Finally, as important as the data availability itself and data rescue projects such as GODAR6, improvements to quality-control and bias adjustment procedures for reanalysis applications need to be maintained and supported. Efforts are on-going, testified by the recent release of the first interim version of the IQuOD7 temperature profile dataset (Domingues and Palmer, 2015)8.

A Future Outlook

Recent years have seen the pioneering production of Earth system reanalyses that simultaneously produce a dynamically consistent reconstruction of the atmosphere, ocean, land and sea-ice, although with varying complexity in the data assimilation coupling (e.g., Penny et al., 2017). These products are preliminary but provide promising results (e.g., Feng et al., 2018) and will likely be developed much further in the coming decade. Earth system reanalyses can potentially improve the representation of budgets (Mayer et al., 2017), although propagation and amplification of coupled biases and errors may occur (Zhang et al., 2013). The role of (uncoupled) ocean reanalyses is expected to focus on the added value of eddying resolution (tackling eddy energetics, including tides at global scale, and improving the representation and the impact of coastal and shallow water processes on the global ocean), as well as consolidating its role as a validation tool for assessing the ocean model component of Earth system simulations. Emerging multi-scale data assimilation schemes (e.g., Miyoshi and Kondo, 2013) may further reconcile the mesoscale and large-scale circulation variability, whose simultaneous correction is generally lacking in the current state-of-the-art reanalyses. The increase in resolution also poses the challenge of data infrastructures capable of handling these large datasets; cloud computing services, new format standards, extraction services, etc., should all be investigated to facilitate access to high-resolution reanalysis datasets.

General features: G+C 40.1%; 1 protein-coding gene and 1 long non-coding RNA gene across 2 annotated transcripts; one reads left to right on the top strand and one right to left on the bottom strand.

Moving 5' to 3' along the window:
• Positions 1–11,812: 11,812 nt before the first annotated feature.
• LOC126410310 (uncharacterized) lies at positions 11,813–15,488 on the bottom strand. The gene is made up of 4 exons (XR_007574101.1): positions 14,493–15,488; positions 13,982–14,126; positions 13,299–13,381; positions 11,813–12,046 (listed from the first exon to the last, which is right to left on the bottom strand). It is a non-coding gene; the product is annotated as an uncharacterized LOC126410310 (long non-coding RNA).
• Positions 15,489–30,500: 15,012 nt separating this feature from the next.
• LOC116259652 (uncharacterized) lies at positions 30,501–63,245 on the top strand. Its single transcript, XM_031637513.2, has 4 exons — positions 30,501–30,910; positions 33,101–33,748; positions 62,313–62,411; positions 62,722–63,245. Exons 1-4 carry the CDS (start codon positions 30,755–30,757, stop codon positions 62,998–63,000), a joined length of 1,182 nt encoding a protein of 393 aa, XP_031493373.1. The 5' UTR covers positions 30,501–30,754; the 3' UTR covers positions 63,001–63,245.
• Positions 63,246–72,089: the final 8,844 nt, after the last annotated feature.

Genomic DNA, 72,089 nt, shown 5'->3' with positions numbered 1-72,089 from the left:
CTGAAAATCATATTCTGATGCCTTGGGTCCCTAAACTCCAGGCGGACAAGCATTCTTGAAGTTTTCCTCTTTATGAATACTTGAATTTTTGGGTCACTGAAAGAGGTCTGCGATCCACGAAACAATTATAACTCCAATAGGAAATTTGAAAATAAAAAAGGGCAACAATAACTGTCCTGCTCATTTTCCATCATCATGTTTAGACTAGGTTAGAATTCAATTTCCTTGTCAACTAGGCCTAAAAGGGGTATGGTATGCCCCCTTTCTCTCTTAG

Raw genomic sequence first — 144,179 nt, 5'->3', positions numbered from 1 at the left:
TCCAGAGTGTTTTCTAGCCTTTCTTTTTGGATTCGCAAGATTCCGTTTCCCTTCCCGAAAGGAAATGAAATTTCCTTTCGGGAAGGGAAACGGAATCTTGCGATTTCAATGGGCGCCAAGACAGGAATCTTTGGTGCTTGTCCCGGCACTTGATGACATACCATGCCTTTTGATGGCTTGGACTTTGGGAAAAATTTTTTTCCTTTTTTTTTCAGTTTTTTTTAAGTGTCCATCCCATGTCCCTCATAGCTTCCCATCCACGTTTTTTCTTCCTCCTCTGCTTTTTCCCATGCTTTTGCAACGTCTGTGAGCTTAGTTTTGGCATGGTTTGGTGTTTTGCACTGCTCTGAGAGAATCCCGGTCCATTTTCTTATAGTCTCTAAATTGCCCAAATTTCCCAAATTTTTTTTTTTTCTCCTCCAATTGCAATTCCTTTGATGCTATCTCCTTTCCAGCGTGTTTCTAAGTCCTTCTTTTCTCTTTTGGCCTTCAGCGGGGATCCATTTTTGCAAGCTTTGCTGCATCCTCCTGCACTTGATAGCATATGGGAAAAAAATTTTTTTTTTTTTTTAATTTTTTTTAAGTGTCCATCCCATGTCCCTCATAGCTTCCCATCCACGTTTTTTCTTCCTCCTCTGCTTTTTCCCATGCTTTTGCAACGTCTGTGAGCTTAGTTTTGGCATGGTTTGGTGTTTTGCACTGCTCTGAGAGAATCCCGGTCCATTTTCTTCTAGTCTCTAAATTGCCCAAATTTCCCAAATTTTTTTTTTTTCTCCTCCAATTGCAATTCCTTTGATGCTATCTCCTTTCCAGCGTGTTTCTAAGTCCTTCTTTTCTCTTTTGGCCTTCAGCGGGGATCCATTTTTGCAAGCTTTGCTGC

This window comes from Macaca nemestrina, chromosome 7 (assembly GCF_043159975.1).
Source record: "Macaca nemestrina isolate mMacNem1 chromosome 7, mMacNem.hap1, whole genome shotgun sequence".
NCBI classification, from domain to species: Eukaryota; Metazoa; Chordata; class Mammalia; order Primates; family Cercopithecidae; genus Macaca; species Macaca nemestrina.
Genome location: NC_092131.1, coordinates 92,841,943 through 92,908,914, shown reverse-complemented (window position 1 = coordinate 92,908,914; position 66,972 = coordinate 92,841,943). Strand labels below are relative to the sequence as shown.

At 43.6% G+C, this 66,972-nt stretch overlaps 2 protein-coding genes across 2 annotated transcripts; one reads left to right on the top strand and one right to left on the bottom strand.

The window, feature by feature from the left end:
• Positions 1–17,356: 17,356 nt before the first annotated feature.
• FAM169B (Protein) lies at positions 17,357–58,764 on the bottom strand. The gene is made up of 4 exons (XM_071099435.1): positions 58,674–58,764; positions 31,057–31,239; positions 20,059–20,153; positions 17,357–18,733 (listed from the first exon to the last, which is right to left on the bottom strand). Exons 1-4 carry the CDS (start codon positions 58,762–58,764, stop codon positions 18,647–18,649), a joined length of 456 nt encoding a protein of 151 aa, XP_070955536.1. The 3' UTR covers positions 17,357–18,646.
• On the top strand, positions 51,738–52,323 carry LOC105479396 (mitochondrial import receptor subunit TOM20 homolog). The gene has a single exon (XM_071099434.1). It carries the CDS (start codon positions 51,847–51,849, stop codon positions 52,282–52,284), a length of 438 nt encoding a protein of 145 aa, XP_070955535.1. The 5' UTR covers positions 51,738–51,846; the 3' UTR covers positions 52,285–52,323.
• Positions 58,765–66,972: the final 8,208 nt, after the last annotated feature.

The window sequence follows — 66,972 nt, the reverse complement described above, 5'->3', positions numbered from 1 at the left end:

Flow-dependent error characterization for both rapidly evolving processes (marine weather) and low frequency processes (climate modes, changes in observational sampling, etc.) will likely become an important component of both long- and short-term ocean reanalyses, inheriting the positive experience from atmospheric reanalyses (Poli et al., 2013). In particular, the importance of flow-dependent ensemble based data assimilation methods, compared to prescribed error implementations, has recently been demonstrated at global scales by Penny et al. (2015) and Storto et al. (2018b), and regionally for sub-polar gyre variability (Counillon et al., 2016), and also for the assimilation of sea ice (Sakov et al., 2012; Barth et al., 2015; Kimmritz et al., 2018).